Their menu consists of meatless pie, pulled “pork” tamales, nachos and a vegan guava cheese strudel.
Señoreata was founded by certified plant-based chef Evanice Holz, whose inspiration came from growing up vegan in a Cuban and Brazilian household. According to her website, Holz stayed true to the recipes her grandmother and father taught her — just substituting the animal products for vegan ones.
Señoreata started out as a recipe and lifestyle blog but became a mobile food stand at the beginning of 2017.
Similar to Cena, Señoreata is using their thriving business to give back. Ten percent of each purchase went to a charity of the customer’s choice: the choice of charities on Oct. 10 included Mercy for Animals, Everytown for Gun Safety and Global Giving (the same organization Cena Vegan donated to for disaster relief efforts in Mexico).
I had the pulled “pork” tamale. As much as I wanted to love it, it was honestly a bit bland — the inside tasted much more like mashed corn with spices than pork. The majority of the tamale’s taste came from the lime-chili sauce it was smothered in. However, the meatless pie I split with my friend was a remarkable snack. The sweet and soft pastry shell was a nice complement to the equal parts sweet and spicy inside made of raisins, olives and peppers.
I had to take three points off for the lackluster tamale, but I would certainly recommend Señoreata to people wanting to switch up their weeknight taco stand routine with something health-conscious, femme-owned and operated and different (where else can you find a dinner with cashew cheese and guava?)
When: Thursday from 5 p.m.–midnight
Where: Outside of Block Party
What: Vegan southern food
Clean South is the brainchild of two Philadelphia vegetarian transplants longingly looking at the chicken and barbecue places around their new city of Los Angeles. Jessica Parker and Daniel Weisberg decided to create vegan versions of their favorite Southern foods like buffalo wings, coleslaw and cornbread. After making vegan southern dishes for themselves and their friends, their friend told them about a vegan food festival, Vegan Street Fair, and encouraged the couple to sell their food there. The success of the stand motivated Weisberg to make Clean South his full-time job last year.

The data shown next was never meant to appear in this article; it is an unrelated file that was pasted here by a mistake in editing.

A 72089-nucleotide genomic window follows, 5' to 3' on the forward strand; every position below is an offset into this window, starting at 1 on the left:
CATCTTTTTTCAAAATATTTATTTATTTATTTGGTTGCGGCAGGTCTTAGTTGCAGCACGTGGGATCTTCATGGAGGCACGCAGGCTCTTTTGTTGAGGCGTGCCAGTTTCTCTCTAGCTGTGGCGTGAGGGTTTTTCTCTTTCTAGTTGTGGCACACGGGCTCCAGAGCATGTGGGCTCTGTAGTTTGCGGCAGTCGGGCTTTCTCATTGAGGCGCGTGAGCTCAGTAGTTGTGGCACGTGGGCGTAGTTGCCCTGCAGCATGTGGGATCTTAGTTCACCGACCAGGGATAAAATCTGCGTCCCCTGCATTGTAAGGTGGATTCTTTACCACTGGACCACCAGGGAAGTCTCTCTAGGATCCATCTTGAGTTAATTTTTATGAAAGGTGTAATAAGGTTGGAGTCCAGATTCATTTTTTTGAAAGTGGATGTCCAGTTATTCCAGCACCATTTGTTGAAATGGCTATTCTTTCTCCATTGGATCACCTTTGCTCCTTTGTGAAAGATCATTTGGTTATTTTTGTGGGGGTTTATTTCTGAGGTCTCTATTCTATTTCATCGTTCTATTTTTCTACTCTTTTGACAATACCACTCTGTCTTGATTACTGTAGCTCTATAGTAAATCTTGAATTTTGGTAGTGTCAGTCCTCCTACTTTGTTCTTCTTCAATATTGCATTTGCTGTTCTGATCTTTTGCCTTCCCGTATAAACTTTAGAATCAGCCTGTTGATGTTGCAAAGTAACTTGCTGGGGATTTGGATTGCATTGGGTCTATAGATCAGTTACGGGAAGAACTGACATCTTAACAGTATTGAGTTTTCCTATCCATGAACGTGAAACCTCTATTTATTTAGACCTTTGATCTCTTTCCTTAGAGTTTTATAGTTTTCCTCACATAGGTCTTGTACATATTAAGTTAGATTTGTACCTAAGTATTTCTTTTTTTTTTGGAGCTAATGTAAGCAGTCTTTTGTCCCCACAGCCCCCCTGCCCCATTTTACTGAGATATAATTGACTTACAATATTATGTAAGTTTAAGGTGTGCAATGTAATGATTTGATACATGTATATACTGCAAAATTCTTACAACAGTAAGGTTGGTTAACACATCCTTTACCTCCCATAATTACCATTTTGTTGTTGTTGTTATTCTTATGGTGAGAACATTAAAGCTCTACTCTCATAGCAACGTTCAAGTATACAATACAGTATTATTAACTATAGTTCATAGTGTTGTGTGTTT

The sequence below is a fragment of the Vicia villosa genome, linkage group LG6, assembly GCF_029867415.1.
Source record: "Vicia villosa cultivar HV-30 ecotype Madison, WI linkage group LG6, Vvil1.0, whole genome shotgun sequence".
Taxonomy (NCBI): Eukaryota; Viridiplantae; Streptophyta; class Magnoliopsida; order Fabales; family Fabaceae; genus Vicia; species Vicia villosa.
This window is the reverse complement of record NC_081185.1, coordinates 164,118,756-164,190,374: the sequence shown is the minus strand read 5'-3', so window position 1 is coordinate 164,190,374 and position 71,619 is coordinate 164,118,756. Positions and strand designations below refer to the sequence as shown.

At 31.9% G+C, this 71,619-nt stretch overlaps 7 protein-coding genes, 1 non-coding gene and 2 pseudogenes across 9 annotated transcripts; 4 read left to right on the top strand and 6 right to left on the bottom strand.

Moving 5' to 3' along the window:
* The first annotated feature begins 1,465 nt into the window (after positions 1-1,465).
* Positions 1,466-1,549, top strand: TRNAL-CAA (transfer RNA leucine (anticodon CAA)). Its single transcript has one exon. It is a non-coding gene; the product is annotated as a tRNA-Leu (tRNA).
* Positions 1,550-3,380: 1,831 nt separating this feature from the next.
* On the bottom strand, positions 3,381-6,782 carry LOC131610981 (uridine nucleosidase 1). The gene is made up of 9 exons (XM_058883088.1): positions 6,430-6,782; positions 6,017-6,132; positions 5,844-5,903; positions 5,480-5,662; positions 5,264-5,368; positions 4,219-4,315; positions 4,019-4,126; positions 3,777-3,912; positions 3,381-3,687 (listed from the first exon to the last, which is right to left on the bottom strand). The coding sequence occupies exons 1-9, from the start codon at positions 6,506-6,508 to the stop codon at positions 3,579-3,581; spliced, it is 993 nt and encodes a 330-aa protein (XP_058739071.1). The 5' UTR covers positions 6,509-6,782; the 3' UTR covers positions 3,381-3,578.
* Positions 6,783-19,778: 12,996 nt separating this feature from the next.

“I couldn’t find this kind of food anywhere else,” Weisberg said. “I was really craving it, and there are options similar to this out there, but whenever [my wife and I] tried stuff, we were really disappointed.”
For meat, their menu consists of barbecue pulled soy and three different types of seitan-based vegan chicken: fried chicken, buffalo wings and popcorn wings. For sides, they offer vegan mac and cheese, gluten-free cornbread, veggie slaw, potato salad and barbecue-flavored collared greens.
I had the combo of buffalo wings, mac and cheese and coleslaw. The buffalo wings did not necessarily remind me of Wing Stop, necessarily, but they were nonetheless delectable. Like most vegan meat, the wings were chewy but extremely flavorful thanks to the sauce. The mac and cheese was my least favorite, mainly because it was not terribly cheesy, although I did not have any qualms about the authenticity of the vegan cheese — it tasted plenty real to me. The coleslaw was very creamy, an impressive feat for vegan food.
I finished the meal with shockingly vegan Nutella chocolate chip cookies from Your Vegan Friend (YVF). YVF is a separate business, but Clean South sells their desserts at their pop-ups. The two cookies were rich and soft, although the vegan Nutella on the inside honestly just tasted like melted chocolate chips. Nonetheless, it was a vegan dessert that I still have trouble believing was butter, milk and egg-free. The YVF desserts offered at Clean South’s pop-up also include vegan s’mores bars and Gansitos.
I am giving Clean South a 9.5/10 as their food, although extremely hearty and flavorful, was a bit pricey — my combo was $15. I would probably give Clean South an 8/10, but the fact that they offered vegan s’mores bars and Nutella chocolate-chip cookie sandwiches in addition to their impressive array of vegan comfort food gives them extra points.
When: Tuesdays from 6 p.m.–closing time varies, Fridays from 6 p.m.–closing time varies
Where: Corner of Avenue 51 and York
What: Vegan horchata and juices
Aguas Veganas is conveniently stationed next to Cena Vegan and offers juices in addition to vegan horchata.
Their juices, while incredibly refreshing, are inherently vegan, so we’ll skip the review on those.
The vegan strawberry horchata was incredible. Horchata comes in a variety of forms, but typically consists of rice, condensed milk and cinnamon. Aguas Veganas uses almond milk to veganize their horchata and adds strawberries for extra fruity flavor. The strawberry flavor made this beverage (typically enjoyed for taste) refreshing. The rice, almond and cinnamon flavors combined with the fruitiness made the drink taste like strawberry pie in liquid form.